RJ and Chrisann had both noticed, with seeming amusement, that I'd developed a crush on one of the house managers at Studio. It tells you plenty about my personality at that time that this woman had to ask me out, but I'd been happy to report to my bosses that she had — a rare piece of evidence of my competence at something.

Anyway, in response to Justice Breyer's compliment, RJ said, "I've been doing this since I was four years old." He added, rhetorically, "How do you get to Carnegie Hall?"

Sleep with the house manager, I thought.

I realized too late that I had, in fact, thought this thought out loud. I began thinking about my resume.

But the Justice... was laughing. So was Mrs. Breyer.

My boss was laughing, too.

And so my engagement with him survived another shift.

Most of my workdays did not involve telling mildly off-color demi-jokes to luminaries of jurisprudence. I collected the mail from the Sunset Boulevard office of one of his longtime associates. I walked Boswell, their sweet Burnese Mountain Dog, or rather he walked me — he was an extremely strong dog. I fixed RJ's iMac when it acted up, which it often did — as was fitting for a man who loved paper and writing instruments as much as RJ did, his relationship with digital technology ranged from icily cordial to openly hostile. I filed his press clippings and correspondence. I tried, unsuccessfully, to set up a wireless network in his house. That was a more complex task 13 years ago than it is now, made more difficult by the thousands of books lining his walls.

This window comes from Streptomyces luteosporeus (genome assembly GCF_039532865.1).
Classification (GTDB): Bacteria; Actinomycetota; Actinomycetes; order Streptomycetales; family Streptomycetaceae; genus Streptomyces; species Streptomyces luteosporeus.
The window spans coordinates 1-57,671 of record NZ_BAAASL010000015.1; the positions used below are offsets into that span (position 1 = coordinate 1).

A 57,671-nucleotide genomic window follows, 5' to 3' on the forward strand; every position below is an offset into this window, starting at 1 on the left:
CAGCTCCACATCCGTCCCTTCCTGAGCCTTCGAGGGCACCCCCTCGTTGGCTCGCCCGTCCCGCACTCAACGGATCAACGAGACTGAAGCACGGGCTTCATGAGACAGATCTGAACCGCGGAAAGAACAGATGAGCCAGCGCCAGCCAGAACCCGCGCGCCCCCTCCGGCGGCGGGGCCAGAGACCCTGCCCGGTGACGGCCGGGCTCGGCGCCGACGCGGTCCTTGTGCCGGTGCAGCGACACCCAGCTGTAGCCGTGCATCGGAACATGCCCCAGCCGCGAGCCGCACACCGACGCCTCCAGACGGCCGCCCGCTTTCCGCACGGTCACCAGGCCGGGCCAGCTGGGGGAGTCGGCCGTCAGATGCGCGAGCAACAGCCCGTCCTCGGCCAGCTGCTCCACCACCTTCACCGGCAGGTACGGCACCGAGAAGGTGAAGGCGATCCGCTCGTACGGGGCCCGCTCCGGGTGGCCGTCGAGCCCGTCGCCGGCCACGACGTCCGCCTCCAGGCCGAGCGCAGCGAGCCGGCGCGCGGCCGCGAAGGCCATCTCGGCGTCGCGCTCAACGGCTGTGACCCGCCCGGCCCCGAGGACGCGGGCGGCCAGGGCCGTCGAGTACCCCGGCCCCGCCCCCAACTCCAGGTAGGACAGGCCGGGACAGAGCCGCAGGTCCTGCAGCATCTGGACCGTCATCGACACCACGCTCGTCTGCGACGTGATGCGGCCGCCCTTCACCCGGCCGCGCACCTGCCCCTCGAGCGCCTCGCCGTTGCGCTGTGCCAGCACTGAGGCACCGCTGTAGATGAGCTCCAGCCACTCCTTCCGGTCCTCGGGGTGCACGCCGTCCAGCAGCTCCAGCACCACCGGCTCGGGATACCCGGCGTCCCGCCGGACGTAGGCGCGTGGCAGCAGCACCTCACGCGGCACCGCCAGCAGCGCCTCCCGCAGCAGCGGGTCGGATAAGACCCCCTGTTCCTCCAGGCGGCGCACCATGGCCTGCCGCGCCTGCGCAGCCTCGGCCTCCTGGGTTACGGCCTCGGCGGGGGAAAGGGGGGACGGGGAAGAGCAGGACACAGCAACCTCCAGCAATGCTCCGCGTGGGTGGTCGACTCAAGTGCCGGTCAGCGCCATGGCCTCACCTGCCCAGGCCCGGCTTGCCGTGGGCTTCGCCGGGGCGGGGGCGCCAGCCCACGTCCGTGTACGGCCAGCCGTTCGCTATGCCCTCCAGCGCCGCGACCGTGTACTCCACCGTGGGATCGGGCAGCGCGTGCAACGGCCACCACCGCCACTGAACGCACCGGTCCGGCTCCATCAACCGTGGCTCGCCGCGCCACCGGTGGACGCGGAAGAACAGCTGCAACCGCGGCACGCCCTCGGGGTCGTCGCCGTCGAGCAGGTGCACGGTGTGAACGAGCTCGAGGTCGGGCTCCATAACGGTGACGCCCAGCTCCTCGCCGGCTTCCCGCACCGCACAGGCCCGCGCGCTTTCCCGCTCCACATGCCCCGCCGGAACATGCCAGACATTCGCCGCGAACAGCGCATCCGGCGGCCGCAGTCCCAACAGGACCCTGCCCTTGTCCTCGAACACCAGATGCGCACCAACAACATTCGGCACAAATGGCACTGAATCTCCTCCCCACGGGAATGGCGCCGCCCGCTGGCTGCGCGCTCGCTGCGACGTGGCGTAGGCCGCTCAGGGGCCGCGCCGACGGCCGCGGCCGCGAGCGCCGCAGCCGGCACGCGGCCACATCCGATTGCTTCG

A good assistant should be efficient and invisible. I occasionally succeeded at the latter. Starstruck-ery opportunities abounded: I remember Ed Norton coming by the house once to discuss the screenplay for The Illusionist, one of two period-magic movies RJ consulted on released in 2006. (He has a small but crucial part in the other one, Christopher Nolan's The Prestige. It's a great movie.) Norton was the only movie actor I ever met who is taller in real life than he appears onscreen. Either Chrisann or Ricky told me later that Norton had told them he'd ushered at Second Stage Theatre at 76th and Broadway during 52 Assistants back in 1994, because it was the surest way to get into the show, and he wanted to see it as many times as he could.

I got to see the show, or at least hear it, I think 20 times. RJ did not perform matinees, and I was there every night save one. The second act climaxed with him throwing cards into watermelon, first the squishy interior, then the "pachydermatic outer melon layer." It was the same stunt he'd performed on the 1989 TV special extrapolated from his book Learned Pigs and Fireproof Women. (That clip, too, is featured in Deceptive Practice.) It always killed.